U.S. patent application Ser. No. 09/551,049 assigned to IBM Corporation and filed before the United States Patent and Trademark Office on Apr. 18, 2000, describes a real-time load-balancing system for distributing a sequence of incoming data packets emanating from a high speed communication line to a plurality of processing means, each operating at a capacity that is lower than the capacity of the high speed communication line. The system comprises parser means capable of extracting a configurable set of classifier bits from the incoming packets for feeding into compression means. The compression means are capable of reducing a bit pattern of length K to a bit pattern having a length L which is a fraction of K. This system further comprises a pipeline block for delaying incoming packets until a load balancing decision is found, and an inverse demultiplexer for receiving a port identifier output from said compression means as selector and for directing pipelined packets to the appropriate output port.

However, there is still a need for preserving the correct sequencing of flows, particularly for traffic wherein an individual flow exceeds the performance capability of a single network processor. Ordered recombination of packet flows is straightforward if the packets can be modified. An obvious method would be to label each incoming packet with a sequence number, and to only prevent output packets from exiting in non-sequential order. However, the disadvantage of packet modification is that the individual network processors must be configured differently in an aggregated configuration than in single network processor configuration, to correctly process the modified packets.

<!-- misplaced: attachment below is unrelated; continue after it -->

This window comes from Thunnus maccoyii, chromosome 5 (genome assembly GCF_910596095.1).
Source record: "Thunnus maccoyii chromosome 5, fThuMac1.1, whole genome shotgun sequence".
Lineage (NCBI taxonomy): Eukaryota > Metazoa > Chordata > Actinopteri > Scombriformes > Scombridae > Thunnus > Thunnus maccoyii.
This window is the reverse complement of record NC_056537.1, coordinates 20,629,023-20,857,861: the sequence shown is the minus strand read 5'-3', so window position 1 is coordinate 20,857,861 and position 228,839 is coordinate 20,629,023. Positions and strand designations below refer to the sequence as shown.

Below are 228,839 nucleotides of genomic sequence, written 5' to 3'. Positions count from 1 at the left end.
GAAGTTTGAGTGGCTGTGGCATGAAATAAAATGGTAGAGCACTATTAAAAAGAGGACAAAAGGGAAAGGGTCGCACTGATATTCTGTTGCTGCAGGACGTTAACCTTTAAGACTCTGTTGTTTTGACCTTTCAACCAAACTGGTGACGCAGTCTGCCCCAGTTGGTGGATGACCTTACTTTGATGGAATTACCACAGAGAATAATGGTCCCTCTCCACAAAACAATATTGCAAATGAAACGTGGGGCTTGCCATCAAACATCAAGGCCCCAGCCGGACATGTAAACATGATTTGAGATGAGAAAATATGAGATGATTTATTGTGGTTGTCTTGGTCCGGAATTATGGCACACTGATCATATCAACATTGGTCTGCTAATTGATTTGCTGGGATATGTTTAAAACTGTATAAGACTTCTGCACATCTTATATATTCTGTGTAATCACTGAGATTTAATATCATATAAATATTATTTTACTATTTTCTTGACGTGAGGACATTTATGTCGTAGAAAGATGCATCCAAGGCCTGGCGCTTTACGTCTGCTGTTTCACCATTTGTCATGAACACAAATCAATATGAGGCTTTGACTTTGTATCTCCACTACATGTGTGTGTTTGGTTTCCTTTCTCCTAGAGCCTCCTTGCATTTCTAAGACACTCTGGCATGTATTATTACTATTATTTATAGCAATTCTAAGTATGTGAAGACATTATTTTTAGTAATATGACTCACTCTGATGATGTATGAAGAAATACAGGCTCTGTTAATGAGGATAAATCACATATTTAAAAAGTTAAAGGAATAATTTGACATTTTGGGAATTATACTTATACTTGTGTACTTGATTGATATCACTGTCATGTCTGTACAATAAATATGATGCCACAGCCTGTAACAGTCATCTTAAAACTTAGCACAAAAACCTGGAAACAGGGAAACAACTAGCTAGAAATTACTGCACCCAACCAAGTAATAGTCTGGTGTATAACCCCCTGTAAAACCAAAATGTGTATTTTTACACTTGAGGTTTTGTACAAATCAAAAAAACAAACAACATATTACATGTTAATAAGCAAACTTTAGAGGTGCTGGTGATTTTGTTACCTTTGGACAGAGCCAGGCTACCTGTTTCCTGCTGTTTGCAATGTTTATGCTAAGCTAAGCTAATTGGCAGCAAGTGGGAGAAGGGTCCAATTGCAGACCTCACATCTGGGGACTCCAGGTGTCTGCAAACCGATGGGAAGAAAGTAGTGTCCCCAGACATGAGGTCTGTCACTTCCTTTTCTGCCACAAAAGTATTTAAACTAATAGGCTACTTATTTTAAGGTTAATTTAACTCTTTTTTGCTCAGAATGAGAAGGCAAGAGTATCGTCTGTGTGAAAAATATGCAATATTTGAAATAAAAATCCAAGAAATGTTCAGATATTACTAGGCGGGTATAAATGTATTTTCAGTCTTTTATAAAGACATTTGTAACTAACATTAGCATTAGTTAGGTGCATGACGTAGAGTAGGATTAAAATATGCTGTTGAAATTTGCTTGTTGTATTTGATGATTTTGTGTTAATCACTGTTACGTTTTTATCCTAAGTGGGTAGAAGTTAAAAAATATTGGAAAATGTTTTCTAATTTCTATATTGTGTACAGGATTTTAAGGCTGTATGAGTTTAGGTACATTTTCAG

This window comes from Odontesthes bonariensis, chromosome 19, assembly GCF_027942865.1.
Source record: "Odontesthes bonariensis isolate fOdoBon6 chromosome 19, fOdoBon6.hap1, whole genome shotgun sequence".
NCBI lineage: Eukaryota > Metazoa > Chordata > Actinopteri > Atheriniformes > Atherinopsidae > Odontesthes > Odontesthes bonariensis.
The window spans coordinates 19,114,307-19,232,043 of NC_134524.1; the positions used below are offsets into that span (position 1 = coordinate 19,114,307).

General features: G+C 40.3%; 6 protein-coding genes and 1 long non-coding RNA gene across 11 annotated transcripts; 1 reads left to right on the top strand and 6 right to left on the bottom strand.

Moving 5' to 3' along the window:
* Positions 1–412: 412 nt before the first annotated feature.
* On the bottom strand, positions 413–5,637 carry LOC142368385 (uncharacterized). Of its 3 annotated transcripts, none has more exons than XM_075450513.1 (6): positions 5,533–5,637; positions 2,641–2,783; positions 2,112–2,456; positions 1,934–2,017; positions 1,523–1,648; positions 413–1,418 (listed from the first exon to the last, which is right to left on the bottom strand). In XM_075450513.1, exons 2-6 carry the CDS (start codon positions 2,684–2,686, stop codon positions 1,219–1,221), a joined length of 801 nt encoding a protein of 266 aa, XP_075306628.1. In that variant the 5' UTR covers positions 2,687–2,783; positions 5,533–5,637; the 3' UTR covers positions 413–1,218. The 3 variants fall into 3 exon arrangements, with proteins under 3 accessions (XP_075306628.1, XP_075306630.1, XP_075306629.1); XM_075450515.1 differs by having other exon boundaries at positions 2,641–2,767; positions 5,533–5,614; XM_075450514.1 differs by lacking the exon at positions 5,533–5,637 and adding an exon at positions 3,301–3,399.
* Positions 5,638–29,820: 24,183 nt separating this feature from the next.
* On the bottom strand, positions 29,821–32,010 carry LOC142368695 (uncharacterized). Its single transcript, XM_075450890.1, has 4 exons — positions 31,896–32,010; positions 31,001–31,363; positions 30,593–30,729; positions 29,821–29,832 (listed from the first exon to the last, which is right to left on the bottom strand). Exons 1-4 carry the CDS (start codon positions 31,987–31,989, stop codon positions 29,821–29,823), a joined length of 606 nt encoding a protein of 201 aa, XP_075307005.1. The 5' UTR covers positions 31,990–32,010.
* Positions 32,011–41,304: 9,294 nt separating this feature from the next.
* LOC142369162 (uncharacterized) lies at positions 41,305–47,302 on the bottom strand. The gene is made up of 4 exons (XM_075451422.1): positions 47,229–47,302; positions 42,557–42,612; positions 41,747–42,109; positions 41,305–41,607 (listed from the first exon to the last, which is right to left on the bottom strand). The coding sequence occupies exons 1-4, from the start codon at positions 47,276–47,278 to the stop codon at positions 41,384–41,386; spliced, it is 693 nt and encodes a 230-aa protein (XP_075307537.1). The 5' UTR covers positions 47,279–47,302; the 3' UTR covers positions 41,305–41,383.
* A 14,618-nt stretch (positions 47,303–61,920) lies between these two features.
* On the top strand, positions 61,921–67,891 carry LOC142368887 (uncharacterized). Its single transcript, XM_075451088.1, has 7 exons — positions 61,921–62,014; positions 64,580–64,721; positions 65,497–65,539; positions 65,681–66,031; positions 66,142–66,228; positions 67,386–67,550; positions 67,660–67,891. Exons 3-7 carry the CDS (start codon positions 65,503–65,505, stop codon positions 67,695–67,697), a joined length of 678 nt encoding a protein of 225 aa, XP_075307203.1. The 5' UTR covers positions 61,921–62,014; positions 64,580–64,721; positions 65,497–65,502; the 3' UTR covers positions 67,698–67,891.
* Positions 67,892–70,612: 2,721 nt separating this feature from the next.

If such a need is requested by current technical performances of network processing means, it also allows reuse of previous generations of network processing means by merging their performances to reach the desired one and thus, to optimize cost of such network processing means.

SUMMARY OF THE INVENTION

Thus, it is a broad object of the invention to remedy the shortcomings of the prior art as described here above.

It is another object of the invention to provide a method and systems for dynamically distributing packet flows over multiple network processing means and recombining packet flows after processing while keeping packet order even for traffic wherein an individual flow exceeds the performance capabilities of a single network processing means, without modifying the packets or modifying the operation of each single network processing means.

It is a further object of the invention to provide a method and systems for dynamically distributing packet flows over multiple network processing means having different processing powers and recombining packet flows after processing while keeping packet order even for traffic wherein an individual flow exceeds the performance capabilities of a single network processing means.

The accomplishment of these and other related objects is achieved by a method for ordered dynamic distribution of packet flows from a high-speed link over network processing means that comprises the steps of:

    • parsing the header of an incoming packet to extract flow identifier;
    • creating a balance history associated to said flow identifier if it does not exist;
    • analyzing network processing means loading and setting a current network processing means;
      • if the identifier of said current network processing means is different than the one having previously processed at least one packet of the same flow, memorizing said identifier of said current network processing means in said balance history and setting to one the number of packets processed by said current network processing means in said balance history;